Many times we all see people using GIS in a way to make a point. We all know maps lie so that is why special interest groups take to maps more than any other format. I happened to see a link on Ogle Earth showing the worst gerrymandered districts in the U.S. Congress. I’m not saying that this information is not useful, but when you add a statement like this on your readme it shows either you are uninformed or you have an ulterior motive.
“We leave it open as a challenge to the GIS community to come up with some algorithm for creating districts that is both “fair” and which cannot be misused by politicians.”
OK, I can’t speak to other states, but Arizona has an Independent Redistricting Commission made up of five members: two Democrats, two Republicans, and one Independent. They look at many factors and try and eliminate gerrymandered districts. OK so why did they end up with Arizona Congressional District 2? Well there was a huge feud between the Navajo and Hopi tribes about representation and the Hopi Tribe was worried about being canceled out by the larger Navajo tribe in Washington (there is much history here between the two tribes so you might want to read up a little on that to see what this is such a big deal here in Arizona). So that is why you have the second district running all the way around the mollogon rim to get to the Hopi Reservation (take a look at this map on the Hopi visitor page. Now you see what that district includes). Beyond that issue, you also have to deal with a very urban state. Most of the population of Arizona is in the large cities of Phoenix and Tucson so you have to work around including millions of acres that have almost no population with those compact highly populated counties of Maricopa and Pima.
The Arizona Independent Redistricting Commission is tasked with creating competitive districts so in a state like Arizona, you’ll end up with districts that will have a little gerrymandering in them to try and capture equal votes. Sure that doesn’t explain district 2, but as I said the Hopi/Navajo feud is a very big deal. Oh and guess what? The Arizona Independent Redistricting Commission uses GIS to distribute the district boundaries in a fair method and provides Shapefiles and even Maptitude files for citizens to review.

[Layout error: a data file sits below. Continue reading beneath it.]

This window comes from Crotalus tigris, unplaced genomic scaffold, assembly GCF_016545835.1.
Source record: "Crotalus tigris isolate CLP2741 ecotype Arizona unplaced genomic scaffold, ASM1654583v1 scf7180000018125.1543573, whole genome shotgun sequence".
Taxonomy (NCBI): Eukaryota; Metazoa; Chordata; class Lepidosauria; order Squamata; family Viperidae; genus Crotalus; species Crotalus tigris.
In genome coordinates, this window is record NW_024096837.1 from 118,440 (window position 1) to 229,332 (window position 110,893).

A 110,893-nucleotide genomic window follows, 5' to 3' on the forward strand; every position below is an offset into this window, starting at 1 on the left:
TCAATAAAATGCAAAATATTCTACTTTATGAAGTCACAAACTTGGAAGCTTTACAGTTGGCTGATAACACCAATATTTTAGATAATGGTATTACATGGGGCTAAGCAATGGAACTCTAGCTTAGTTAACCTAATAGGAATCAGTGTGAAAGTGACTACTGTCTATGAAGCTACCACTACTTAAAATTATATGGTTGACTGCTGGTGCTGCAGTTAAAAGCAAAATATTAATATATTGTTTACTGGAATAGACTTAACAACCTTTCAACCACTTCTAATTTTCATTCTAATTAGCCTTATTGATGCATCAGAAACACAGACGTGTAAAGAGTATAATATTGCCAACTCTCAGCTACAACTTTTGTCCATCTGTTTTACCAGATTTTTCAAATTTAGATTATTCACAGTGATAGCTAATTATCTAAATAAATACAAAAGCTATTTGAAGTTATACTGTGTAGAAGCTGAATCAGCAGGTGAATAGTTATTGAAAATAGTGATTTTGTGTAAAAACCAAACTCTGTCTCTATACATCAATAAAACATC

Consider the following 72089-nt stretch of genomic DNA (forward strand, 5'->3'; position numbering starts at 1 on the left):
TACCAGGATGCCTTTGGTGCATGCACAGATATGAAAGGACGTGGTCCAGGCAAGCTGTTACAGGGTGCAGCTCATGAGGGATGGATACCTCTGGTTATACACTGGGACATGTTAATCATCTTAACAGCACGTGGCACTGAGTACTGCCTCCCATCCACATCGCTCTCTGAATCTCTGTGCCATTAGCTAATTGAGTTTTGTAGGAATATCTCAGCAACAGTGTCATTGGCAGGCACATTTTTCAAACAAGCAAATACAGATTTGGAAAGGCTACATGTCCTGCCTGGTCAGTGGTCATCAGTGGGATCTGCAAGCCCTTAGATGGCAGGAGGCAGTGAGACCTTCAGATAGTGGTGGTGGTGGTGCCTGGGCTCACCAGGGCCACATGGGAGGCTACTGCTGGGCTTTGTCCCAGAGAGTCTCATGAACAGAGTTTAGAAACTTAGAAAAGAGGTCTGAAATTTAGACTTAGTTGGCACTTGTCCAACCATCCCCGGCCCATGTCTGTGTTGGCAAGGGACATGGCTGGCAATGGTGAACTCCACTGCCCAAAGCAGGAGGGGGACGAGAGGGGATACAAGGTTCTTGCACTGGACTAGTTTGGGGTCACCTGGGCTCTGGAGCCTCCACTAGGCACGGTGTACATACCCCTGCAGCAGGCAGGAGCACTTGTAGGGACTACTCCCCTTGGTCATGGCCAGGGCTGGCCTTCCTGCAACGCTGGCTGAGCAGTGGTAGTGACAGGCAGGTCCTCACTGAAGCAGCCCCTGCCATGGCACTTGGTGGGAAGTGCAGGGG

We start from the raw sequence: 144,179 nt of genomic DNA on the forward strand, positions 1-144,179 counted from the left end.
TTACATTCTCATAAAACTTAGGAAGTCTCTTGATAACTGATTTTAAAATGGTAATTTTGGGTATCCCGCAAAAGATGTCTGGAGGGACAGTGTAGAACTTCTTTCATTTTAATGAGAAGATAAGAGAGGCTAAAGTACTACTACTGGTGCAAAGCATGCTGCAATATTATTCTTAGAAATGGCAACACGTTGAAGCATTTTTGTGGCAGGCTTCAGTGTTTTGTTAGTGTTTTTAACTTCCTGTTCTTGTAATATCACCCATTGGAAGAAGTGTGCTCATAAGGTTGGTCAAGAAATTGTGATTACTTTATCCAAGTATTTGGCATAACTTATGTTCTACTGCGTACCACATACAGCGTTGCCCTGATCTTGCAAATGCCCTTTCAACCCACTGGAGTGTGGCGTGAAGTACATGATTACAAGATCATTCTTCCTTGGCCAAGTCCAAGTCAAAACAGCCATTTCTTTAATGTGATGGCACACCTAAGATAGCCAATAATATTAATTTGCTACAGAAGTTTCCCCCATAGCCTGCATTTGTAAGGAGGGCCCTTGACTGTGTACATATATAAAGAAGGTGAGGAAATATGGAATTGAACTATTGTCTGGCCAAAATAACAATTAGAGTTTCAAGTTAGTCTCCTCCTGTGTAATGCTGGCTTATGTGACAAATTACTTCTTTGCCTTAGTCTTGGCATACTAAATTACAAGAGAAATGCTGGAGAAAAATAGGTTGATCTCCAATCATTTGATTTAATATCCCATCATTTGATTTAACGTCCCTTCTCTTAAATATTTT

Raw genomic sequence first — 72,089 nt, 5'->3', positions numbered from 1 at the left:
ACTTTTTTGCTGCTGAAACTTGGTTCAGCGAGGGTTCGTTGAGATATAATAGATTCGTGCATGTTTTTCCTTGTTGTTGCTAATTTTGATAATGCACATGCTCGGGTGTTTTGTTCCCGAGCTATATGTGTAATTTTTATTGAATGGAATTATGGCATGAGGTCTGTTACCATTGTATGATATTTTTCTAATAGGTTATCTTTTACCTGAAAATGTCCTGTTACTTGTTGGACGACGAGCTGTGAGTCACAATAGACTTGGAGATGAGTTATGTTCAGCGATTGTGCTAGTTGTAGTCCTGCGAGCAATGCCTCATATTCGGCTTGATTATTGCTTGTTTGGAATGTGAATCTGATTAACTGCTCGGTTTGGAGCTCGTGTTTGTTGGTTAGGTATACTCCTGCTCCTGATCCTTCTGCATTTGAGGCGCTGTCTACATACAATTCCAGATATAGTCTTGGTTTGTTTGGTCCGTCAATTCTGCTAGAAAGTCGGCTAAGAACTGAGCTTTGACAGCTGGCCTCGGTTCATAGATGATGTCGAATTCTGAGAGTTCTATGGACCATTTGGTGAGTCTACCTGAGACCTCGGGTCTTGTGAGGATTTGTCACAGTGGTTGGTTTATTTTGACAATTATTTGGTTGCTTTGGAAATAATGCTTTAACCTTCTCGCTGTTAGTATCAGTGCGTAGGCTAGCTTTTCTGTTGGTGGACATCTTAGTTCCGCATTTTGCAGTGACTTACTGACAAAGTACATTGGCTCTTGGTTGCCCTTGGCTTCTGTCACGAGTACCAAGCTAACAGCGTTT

You can bash the legislative districts all you want and I’ll agree there are some really bad ones out there, but to blindly include Arizona’s Second District and claim that the citizens of Arizona don’t understand the issue is an insult to everything we have done here. The citizens of Arizona voted for Proposition 106 in the 2000 General Election for the purpose of creating competitive districts. I have to question the motives of the creator of this Google Earth KML when the call out a district in a state that has voted for an independent redistricting commission. Either they don’t have a clue about what they are talking about or they have an ulterior motive beyond fair districting.
Lets take one quick look at the Arizona Congressional District Map.
Knowing what you now know about the Hopi/Navajo issues, I think you’d say that the Arizona Independent Redistricting Commission did a very good job, don’t you?
Update – Thanks to b99 in the comments of this post for finding the actual 2006 Georgia redistricting plan which as you can see is very different from the one presented in the Google Earth KML. Yet another nail in the coffin of this KML exercise.